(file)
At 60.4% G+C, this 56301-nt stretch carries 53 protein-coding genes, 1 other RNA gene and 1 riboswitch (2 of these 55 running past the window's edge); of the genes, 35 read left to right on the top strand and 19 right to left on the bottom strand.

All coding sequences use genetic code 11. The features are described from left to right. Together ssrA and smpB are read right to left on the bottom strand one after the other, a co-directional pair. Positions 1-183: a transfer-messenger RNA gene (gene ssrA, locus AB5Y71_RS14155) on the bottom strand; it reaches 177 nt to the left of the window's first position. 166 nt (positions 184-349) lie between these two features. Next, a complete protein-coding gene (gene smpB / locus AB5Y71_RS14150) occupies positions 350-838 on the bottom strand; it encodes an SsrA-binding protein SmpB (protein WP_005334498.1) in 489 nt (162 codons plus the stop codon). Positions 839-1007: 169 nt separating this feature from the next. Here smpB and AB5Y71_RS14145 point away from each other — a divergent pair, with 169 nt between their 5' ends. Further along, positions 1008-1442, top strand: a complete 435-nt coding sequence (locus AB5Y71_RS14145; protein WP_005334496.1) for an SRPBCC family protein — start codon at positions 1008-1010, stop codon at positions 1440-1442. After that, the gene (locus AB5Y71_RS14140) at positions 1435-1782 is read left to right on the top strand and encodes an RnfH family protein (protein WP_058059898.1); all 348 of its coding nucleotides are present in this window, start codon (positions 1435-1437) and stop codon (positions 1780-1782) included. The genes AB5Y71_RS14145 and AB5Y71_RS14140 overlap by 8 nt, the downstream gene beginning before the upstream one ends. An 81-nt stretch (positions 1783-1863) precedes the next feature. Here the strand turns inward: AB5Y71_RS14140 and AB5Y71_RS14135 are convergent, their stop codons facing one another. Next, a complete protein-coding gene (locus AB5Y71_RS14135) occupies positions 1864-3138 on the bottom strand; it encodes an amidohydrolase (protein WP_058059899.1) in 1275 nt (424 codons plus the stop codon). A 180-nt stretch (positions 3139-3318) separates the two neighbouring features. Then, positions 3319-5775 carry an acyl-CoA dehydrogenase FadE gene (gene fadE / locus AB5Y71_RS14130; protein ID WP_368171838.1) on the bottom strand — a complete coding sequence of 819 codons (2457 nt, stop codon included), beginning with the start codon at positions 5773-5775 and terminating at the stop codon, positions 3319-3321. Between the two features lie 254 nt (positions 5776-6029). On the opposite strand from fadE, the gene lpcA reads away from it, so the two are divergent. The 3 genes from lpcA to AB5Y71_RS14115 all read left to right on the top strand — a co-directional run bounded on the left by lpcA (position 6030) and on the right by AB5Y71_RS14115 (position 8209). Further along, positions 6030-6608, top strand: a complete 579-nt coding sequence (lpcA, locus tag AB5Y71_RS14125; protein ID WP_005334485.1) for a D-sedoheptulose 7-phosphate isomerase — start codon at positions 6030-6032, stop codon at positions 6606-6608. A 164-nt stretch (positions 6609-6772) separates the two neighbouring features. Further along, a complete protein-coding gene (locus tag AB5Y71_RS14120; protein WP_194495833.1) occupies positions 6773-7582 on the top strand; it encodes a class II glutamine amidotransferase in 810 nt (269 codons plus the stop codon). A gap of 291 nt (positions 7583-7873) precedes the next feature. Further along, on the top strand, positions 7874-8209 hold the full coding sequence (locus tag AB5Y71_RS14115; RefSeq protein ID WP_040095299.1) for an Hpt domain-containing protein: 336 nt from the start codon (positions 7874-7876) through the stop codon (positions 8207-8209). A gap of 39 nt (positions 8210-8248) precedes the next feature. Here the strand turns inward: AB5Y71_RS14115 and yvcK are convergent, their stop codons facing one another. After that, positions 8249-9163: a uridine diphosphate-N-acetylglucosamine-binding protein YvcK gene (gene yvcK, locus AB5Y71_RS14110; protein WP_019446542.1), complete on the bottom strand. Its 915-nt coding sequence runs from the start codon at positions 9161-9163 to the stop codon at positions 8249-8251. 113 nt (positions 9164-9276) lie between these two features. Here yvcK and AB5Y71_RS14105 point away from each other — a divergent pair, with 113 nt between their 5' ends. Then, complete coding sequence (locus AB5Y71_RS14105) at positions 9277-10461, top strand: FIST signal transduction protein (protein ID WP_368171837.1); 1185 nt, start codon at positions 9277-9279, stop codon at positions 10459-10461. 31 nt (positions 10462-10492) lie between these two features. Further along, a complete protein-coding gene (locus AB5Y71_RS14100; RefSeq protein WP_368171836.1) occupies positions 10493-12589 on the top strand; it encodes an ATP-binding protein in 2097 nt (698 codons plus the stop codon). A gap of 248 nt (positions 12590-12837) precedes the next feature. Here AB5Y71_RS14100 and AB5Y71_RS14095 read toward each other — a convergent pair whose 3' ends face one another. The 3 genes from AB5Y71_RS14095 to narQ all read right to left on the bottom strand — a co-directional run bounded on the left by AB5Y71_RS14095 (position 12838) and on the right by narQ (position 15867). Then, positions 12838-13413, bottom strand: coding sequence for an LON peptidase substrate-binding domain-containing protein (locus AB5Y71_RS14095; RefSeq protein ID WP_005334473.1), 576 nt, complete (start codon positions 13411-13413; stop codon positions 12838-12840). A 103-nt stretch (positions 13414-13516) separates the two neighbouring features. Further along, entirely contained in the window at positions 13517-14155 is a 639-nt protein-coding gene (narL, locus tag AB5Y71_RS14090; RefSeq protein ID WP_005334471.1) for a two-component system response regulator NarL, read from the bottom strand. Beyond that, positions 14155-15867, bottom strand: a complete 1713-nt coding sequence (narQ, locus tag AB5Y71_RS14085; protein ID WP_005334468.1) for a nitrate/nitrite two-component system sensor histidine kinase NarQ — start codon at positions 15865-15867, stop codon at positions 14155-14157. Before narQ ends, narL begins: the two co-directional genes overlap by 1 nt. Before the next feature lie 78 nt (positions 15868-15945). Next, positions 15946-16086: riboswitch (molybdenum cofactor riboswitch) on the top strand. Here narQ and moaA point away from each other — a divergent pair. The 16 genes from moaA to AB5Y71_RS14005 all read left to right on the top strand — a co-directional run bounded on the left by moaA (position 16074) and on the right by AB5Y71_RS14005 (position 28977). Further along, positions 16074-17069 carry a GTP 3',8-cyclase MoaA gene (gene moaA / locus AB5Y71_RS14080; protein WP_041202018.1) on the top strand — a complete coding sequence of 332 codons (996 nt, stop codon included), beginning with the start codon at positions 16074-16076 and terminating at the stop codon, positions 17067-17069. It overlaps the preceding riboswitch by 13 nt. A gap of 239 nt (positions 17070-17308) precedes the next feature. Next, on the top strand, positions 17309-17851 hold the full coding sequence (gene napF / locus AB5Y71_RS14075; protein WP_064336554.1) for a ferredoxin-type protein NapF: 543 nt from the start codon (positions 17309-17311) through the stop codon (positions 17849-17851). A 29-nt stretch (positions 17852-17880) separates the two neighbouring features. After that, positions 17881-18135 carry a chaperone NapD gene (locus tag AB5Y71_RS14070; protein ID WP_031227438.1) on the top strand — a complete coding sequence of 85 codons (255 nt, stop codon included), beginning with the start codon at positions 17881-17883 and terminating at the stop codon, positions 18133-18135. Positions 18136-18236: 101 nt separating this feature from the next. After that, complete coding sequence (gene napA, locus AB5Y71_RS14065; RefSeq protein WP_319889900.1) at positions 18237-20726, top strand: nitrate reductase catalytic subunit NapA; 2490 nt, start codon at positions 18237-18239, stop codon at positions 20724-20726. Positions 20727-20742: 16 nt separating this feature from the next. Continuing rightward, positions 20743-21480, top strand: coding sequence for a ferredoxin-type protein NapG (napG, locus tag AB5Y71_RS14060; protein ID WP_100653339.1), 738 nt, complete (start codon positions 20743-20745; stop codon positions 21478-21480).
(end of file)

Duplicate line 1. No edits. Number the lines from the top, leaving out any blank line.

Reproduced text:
At 60.4% G+C, this 56301-nt stretch carries 53 protein-coding genes, 1 other RNA gene and 1 riboswitch (2 of these 55 running past the window's edge); of the genes, 35 read left to right on the top strand and 19 right to left on the bottom strand.